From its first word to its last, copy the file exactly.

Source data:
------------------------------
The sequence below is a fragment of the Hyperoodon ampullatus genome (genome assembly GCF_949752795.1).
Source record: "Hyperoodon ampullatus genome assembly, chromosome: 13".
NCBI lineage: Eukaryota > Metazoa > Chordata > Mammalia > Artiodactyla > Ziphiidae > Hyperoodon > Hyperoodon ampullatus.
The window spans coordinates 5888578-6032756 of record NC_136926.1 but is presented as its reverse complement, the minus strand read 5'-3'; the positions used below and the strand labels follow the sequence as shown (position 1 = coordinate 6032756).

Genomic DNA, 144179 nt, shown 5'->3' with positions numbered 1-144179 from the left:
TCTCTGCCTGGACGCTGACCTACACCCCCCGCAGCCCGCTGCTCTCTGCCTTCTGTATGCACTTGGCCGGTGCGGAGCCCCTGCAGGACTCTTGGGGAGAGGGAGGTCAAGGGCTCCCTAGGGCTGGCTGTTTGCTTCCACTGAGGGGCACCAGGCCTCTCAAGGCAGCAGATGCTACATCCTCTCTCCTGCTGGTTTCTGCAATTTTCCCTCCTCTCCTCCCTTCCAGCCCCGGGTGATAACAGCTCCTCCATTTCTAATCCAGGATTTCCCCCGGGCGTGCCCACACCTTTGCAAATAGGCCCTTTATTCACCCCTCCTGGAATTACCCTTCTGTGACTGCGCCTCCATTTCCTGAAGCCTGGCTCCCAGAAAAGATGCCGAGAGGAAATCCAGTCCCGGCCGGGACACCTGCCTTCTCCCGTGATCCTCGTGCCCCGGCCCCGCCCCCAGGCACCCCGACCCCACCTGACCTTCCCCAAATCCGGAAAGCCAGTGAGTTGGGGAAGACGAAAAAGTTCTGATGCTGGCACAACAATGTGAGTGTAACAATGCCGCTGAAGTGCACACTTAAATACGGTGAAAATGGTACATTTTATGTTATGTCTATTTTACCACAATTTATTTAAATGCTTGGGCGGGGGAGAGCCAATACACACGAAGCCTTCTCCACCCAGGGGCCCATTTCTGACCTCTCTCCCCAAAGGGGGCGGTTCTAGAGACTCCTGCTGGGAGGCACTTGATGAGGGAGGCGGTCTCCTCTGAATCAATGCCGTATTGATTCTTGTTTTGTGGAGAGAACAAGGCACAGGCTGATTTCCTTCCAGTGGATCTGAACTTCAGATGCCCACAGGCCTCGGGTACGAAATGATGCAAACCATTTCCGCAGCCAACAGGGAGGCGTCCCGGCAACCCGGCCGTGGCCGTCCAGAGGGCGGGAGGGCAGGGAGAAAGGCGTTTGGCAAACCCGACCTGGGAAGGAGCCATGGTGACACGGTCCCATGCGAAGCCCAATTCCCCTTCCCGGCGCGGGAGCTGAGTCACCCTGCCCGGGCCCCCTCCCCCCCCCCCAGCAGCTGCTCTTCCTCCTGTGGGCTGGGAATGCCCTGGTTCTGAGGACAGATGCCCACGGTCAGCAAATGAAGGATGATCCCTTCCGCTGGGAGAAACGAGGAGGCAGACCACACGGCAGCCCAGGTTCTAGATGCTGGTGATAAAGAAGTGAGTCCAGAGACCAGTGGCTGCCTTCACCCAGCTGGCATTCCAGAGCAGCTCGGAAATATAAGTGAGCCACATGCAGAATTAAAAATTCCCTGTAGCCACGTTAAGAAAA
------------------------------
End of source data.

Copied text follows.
The sequence below is a fragment of the Hyperoodon ampullatus genome (genome assembly GCF_949752795.1).
Source record: "Hyperoodon ampullatus genome assembly, chromosome: 13".
NCBI lineage: Eukaryota > Metazoa > Chordata > Mammalia > Artiodactyla > Ziphiidae > Hyperoodon > Hyperoodon ampullatus.
The window spans coordinates 5888578-6032756 of record NC_136926.1 but is presented as its reverse complement, the minus strand read 5'-3'; the positions used below and the strand labels follow the sequence as shown (position 1 = coordinate 6032756).

Genomic DNA, 144179 nt, shown 5'->3' with positions numbered 1-144179 from the left:
TCTCTGCCTGGACGCTGACCTACACCCCCCGCAGCCCGCTGCTCTCTGCCTTCTGTATGCACTTGGCCGGTGCGGAGCCCCTGCAGGACTCTTGGGGAGAGGGAGGTCAAGGGCTCCCTAGGGCTGGCTGTTTGCTTCCACTGAGGGGCACCAGGCCTCTCAAGGCAGCAGATGCTACATCCTCTCTCCTGCTGGTTTCTGCAATTTTCCCTCCTCTCCTCCCTTCCAGCCCCGGGTGATAACAGCTCCTCCATTTCTAATCCAGGATTTCCCCCGGGCGTGCCCACACCTTTGCAAATAGGCCCTTTATTCACCCCTCCTGGAATTACCCTTCTGTGACTGCGCCTCCATTTCCTGAAGCCTGGCTCCCAGAAAAGATGCCGAGAGGAAATCCAGTCCCGGCCGGGACACCTGCCTTCTCCCGTGATCCTCGTGCCCCGGCCCCGCCCCCAGGCACCCCGACCCCACCTGACCTTCCCCAAATCCGGAAAGCCAGTGAGTTGGGGAAGACGAAAAAGTTCTGATGCTGGCACAACAATGTGAGTGTAACAATGCCGCTGAAGTGCACACTTAAATACGGTGAAAATGGTACATTTTATGTTATGTCTATTTTACCACAATTTATTTAAATGCTTGGGCGGGGGAGAGCCAATACACACGAAGCCTTCTCCACCCAGGGGCCCATTTCTGACCTCTCTCCCCAAAGGGGGCGGTTCTAGAGACTCCTGCTGGGAGGCACTTGATGAGGGAGGCGGTCTCCTCTGAATCAATGCCGTATTGATTCTTGTTTTGTGGAGAGAACAAGGCACAGGCTGATTTCCTTCCAGTGGATCTGAACTTCAGATGCCCACAGGCCTCGGGTACGAAATGATGCAAACCATTTCCGCAGCCAACAGGGAGGCGTCCCGGCAACCCGGCCGTGGCCGTCCAGAGGGCGGGAGGGCAGGGAGAAAGGCGTTTGGCAAACCCGACCTGGGAAGGAGCCATGGTGACACGGTCCCATGCGAAGCCCAATTCCCCTTCCCGGCGCGGGAGCTGAGTCACCCTGCCCGGGCCCCCTCCCCCCCCCCCAGCAGCTGCTCTTCCTCCTGTGGGCTGGGAATGCCCTGGTTCTGAGGACAGATGCCCACGGTCAGCAAATGAAGGATGATCCCTTCCGCTGGGAGAAACGAGGAGGCAGACCACACGGCAGCCCAGGTTCTAGATGCTGGTGATAAAGAAGTGAGTCCAGAGACCAGTGGCTGCCTTCACCCAGCTGGCATTCCAGAGCAGCTCGGAAATATAAGTGAGCCACATGCAGAATTAAAAATTCCCTGTAGCCACGTTAAGAAAA